Every mother hopes to nurture her daughters and help them grow into confident young women—yet six out of 10 girls say they stop participating in activities they love because they feel bad about their looks, according to Dove Global Research: Rebuilding the Foundation of Beauty Beliefs.
Messages about beauty and body image start early, and words matter. So how best to boost our daughters’ self-esteem and promote positive body image?
First of all, talk about it. “Talk to her about how she can develop a relationship to beauty for herself—through self-care and respect, through critical thinking about media and advertisements, and by forming meaningful and honest friendships,” Dove Global Self-Esteem Ambassador Jess Weiner said. “This isn't a one-and-done conversation; it's an ongoing connection to your daughter that can allow for enough room to change and grow and evolve as she does.”
As Weiner suggests, make sure that part of the conversation involves getting real about the media your daughter absorbs. While altered images in movies, advertisements and print media have an effect, social media play a role as well—more than half (56%) of women surveyed for Dove’s National Study of How Women Define Beauty Today said that social media have a greater impact on how they view beauty than traditional media. Rather than permitting our daughters simply to absorb this daily barrage of unrealistic imagery, discuss what goes into the creation of images in magazines and on TV.
While you’re at it, watch your words. The vocabulary we use to describe others and ourselves is powerful. Curb negative, appearance-linked comments, opting for the more optimistic description when possible. No one wants to have “frizzy” hair—but who wouldn’t want to hear her curls compared to a movie star’s ringlets?
Better yet, make an effort to praise the person, not her appearance. A friend regularly tells her infant daughter, “You’re beautiful—but that’s not the most important thing.” The most important thing might be how well your toddler shared her toys at daycare, or how thoughtful your preschooler is when she ‘helps’ Dad tidy up the living room.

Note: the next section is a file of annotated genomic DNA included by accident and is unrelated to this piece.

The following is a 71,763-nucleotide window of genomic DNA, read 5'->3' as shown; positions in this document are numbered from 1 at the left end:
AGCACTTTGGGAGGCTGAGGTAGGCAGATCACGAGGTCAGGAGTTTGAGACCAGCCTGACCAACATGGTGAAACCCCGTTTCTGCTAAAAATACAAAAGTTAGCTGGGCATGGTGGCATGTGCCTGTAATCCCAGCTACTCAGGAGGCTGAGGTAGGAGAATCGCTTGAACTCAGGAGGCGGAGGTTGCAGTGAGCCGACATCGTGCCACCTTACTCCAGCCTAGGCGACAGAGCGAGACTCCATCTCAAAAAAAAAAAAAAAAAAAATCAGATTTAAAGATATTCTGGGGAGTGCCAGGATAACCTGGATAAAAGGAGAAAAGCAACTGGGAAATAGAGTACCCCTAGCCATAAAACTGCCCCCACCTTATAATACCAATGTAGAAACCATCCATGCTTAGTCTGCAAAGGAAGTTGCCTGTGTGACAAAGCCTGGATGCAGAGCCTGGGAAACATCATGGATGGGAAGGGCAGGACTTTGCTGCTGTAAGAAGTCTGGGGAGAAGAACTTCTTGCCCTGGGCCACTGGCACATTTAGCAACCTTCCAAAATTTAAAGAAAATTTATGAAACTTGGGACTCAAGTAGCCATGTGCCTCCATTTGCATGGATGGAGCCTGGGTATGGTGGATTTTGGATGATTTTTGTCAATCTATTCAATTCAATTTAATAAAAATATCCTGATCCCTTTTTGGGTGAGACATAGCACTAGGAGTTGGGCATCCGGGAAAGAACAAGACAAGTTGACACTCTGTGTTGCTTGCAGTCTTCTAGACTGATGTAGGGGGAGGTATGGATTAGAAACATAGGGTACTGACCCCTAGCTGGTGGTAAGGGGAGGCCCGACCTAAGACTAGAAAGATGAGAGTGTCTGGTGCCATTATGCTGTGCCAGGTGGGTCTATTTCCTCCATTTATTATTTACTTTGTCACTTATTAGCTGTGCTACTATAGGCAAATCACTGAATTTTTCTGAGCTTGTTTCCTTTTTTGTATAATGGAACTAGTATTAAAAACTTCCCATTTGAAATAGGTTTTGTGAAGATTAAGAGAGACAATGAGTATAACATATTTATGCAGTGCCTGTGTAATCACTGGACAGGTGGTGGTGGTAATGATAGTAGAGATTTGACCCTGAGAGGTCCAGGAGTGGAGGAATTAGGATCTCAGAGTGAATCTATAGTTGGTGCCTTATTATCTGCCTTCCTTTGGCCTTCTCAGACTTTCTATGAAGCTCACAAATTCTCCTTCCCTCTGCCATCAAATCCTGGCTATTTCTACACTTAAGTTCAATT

Don’t compare. Negative self-talk almost always involves unflattering comparisons between external entities and ourselves. Your daughter is an individual—make sure she knows you accept her as she is, rather than in relation to anyone else.
It’s also worth starting with yourself. Many women acknowledge that they don’t come to motherhood with the strongest self-images. Want to get serious about preventing your own weight issues or personal insecurities from affecting your daughters’ development? Get help, Weiner advised, and be aware. “[Then] you’re already helping to protect her,” Weiner said. “It is in the awareness that you can take action and ensure that you don’t unknowingly pass on these insecurities and beliefs.”
Part of that may involve something as simple as making time to get active. Appreciating our bodies for what they can do for us, as opposed merely to how they look, builds confidence one workout (or tennis game, 5K or weightlifting session) at a time.
And encourage your daughters to find a calling by letting them see you pursuing your own, non-appearance-oriented interests. “When moms have a life full of personal or professional passions, it speaks volumes to their daughters that this is where to put the emphasis of intention,” Weiner said. “Expand your mind and interests, get active in your community, be of service to others—these are strong foundational principles that help build lasting confidence.”
But don’t pretend that beauty and body image aren’t issues—embrace beauty where you find it and teach her that enjoying beautiful things or feeling good about her appearance in no way compromises her intellect or seriousness as a person.
Finally, follow your own advice: “Our mothers model to us what it can be like to be a woman. So when we hear her tear herself down, critique her body or beauty, or play small in work or with friends, daughters can internalize those moments as messages about their own potential self-worth,” Weiner said. “When a mom practices self-care, speaks positively of herself and others, values her beauty both inside and out, then daughters can see those actions as quite empowering and aspirational.”
Learn more ideas about how to build girls’ confidence through the Dove Self-Esteem Project, which has already reached 13 million people and aims to touch 15 million young people by the end of 2015. http://selfesteem.dove.us/